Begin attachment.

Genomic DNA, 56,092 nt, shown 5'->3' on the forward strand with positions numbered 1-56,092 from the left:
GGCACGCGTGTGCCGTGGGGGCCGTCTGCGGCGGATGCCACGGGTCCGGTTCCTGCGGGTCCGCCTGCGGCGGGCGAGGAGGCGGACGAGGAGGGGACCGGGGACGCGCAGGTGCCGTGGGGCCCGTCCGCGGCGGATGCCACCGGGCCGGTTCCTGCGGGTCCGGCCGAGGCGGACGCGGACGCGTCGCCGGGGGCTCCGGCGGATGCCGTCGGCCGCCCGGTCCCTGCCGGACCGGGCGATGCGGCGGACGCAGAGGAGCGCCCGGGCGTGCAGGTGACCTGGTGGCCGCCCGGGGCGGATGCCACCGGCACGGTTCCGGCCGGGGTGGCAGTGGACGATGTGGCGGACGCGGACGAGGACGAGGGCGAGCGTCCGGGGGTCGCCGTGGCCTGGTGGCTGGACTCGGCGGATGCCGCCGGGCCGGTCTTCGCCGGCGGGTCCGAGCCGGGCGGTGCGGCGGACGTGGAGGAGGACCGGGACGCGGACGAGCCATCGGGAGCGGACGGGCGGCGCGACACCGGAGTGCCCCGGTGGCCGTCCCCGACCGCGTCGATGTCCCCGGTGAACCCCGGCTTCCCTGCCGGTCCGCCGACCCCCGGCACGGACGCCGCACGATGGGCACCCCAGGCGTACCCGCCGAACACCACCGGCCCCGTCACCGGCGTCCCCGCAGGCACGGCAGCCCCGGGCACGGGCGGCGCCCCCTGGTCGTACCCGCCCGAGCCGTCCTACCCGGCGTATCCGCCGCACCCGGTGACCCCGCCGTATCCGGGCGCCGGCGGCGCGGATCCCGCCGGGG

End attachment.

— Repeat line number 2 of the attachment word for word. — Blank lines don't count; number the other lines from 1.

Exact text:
GGCACGCGTGTGCCGTGGGGGCCGTCTGCGGCGGATGCCACGGGTCCGGTTCCTGCGGGTCCGCCTGCGGCGGGCGAGGAGGCGGACGAGGAGGGGACCGGGGACGCGCAGGTGCCGTGGGGCCCGTCCGCGGCGGATGCCACCGGGCCGGTTCCTGCGGGTCCGGCCGAGGCGGACGCGGACGCGTCGCCGGGGGCTCCGGCGGATGCCGTCGGCCGCCCGGTCCCTGCCGGACCGGGCGATGCGGCGGACGCAGAGGAGCGCCCGGGCGTGCAGGTGACCTGGTGGCCGCCCGGGGCGGATGCCACCGGCACGGTTCCGGCCGGGGTGGCAGTGGACGATGTGGCGGACGCGGACGAGGACGAGGGCGAGCGTCCGGGGGTCGCCGTGGCCTGGTGGCTGGACTCGGCGGATGCCGCCGGGCCGGTCTTCGCCGGCGGGTCCGAGCCGGGCGGTGCGGCGGACGTGGAGGAGGACCGGGACGCGGACGAGCCATCGGGAGCGGACGGGCGGCGCGACACCGGAGTGCCCCGGTGGCCGTCCCCGACCGCGTCGATGTCCCCGGTGAACCCCGGCTTCCCTGCCGGTCCGCCGACCCCCGGCACGGACGCCGCACGATGGGCACCCCAGGCGTACCCGCCGAACACCACCGGCCCCGTCACCGGCGTCCCCGCAGGCACGGCAGCCCCGGGCACGGGCGGCGCCCCCTGGTCGTACCCGCCCGAGCCGTCCTACCCGGCGTATCCGCCGCACCCGGTGACCCCGCCGTATCCGGGCGCCGGCGGCGCGGATCCCGCCGGGG